Use peel-and-stick bumpers on cabinet doors or drawers that bang shut to minimize the sound. The key is to make sure the area is clean before applying the bumper so that it will stick. You can get a pack of 75 for just a few dollars on Amazon. 

Clean a Smelly Washing Machine or Dishwasher

If your washing machine has started having a strange smell, run a cycle with a mold-killing tablet and leave the door open to dry for a bit. You can clean a bad-smelling dishwasher in a similar way. Start by cleaning food scraps from the tub and run a cycle with just a dishwasher cleaner. 

Replace Old Doors

Upgrade your home’s look by replacing any worn-out doors inside. Swapping out and hanging a new door is easier than you would think. This video shows you how to install an interior door on your own with the right tools. Changing your door handles is another easy way to improve your home’s appearance.

Weatherstrip Exterior Doors

Check your exterior doors to see if there is any light escaping beneath them. If there is, chances are that air is also getting out. You can fix this by taking self-adhesive rubber foam weatherstripping and sealing all outside doors. This article will show you exactly how to do it. 

Caulk and Grout Your Bathroom

Recaulking a bathtub or shower and regrouting wall tiles may seem like a daunting job, but it can easily be done at home without help from a pro. Make sure to repair any missing caulk around the bathtub or broken grout in order to avoid water damage. 

Treat Hard-Water Buildup on Faucets

You can easily remove hard-water buildup on your faucet with this simple trick. All you need is half of a lemon, a small plastic bag, and a rubber band. Put the lemon on the end of the faucet and wrap the plastic band around it. Secure everything with the rubber band. Remove the lemon after a few hours and you’ll be good to go!

Seller Resources:

  

Posted in Seller Blog
May 21, 2020

Make the Smoothest Move to a New State

 

 

Moving to another part of the country can be an exciting adventure! That doesn’t mean it’s easy. To be sure, a move to an unfamiliar area can feel daunting. Fortunately, there are many excellent ways to leverage technology to your advantage!

Early Research = Less Stress

Start learning about your new location as soon as possible, well ahead of your move:

  1. Subscribe to and read any local publications you can find. Most newspapers can be accessed online and may not require a subscription. Read a wide variety of stories, including community events, new business openings (or closings), crime reports, and more.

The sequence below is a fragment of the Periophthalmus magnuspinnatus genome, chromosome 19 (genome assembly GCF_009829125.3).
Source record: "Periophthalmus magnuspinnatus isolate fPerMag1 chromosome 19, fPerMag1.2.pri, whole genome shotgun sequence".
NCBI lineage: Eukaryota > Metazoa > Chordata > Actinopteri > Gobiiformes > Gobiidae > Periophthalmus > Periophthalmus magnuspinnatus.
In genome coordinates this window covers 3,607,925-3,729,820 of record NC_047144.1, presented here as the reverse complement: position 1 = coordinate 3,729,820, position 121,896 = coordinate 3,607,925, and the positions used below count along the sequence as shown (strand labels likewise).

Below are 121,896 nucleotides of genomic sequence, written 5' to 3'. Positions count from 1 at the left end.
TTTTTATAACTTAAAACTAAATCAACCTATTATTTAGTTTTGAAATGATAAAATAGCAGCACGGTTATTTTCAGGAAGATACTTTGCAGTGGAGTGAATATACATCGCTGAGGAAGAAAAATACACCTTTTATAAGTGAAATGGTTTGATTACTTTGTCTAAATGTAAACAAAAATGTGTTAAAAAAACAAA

2. Look for local groups or pages on social media platforms. The participants may be an excellent resource for answering questions about living locally.
  3. Understand how schools can impact property values. Visit local school district websites and look up their rankings on a state level. The site Greatschools.org is one excellent tool for researching schools.
  4. Use your network. If you have family and friends in the area, tap them for information on good neighborhoods and schools, places to avoid, and other recommendations.

Make Friends with Google Maps

It’s never been so easy to experience new communities from far away. With Google Maps, you can zoom in on specific towns, neighborhoods, or streets.

Switch to satellite view (lower-left corner) to see if open spaces are filled with trees, grass, or a parking lot.

Use street view (the small yellow man icon in the lower right corner) to take a virtual stroll around potential neighborhoods.

Select a Lender and Get Pre-Approved for a Loan

Before you start looking for a home to buy, it’s essential to know your budget and shop around for a loan. Securing pre-approval with a mortgage lender will put you on equal footing with local buyers.

Securing a mortgage for an out of state property can present additional challenges, so start pulling together all the information you will need in advance.

It may help simplify things if you select a lender that operates in both states—your current home and where you plan to move—since they will be aware of any differences or peculiarities in rules between the two locations.

Find a Top-Notch Real Estate Agent

If you are moving to a new state and want to buy a house before you arrive, you will need expert assistance to find precisely what you want and obtain superior client services.

One of the best ways to identify a qualified buyer’s representative is via our Find a Buyer’s Rep directory, which only includes agents who have earned the Accredited Buyer’s Representative (ABR®) designation.

Once you’ve identified several potential candidates, do additional background research, then introduce yourself and request a phone interview.

To help you find that perfect home, your buyer’s agent will want to know more about your needs and desires. Understand that your agent will not be able to make specific neighborhood recommendations or discuss topics like schools and crime since this could be viewed as discriminatory behavior under the Fair Housing Act.  

They may, however, want to discuss other essential topics in your initial phone consultation, like how they will support you in your search and current real estate market conditions.

Touring Homes

With your buyer’s agent’s assistance, you should be able to develop a shortlist of potential properties from the comfort of your current home. Once you’ve narrowed your options, hopefully, you’ll be able to arrange a trip and tour these homes in person.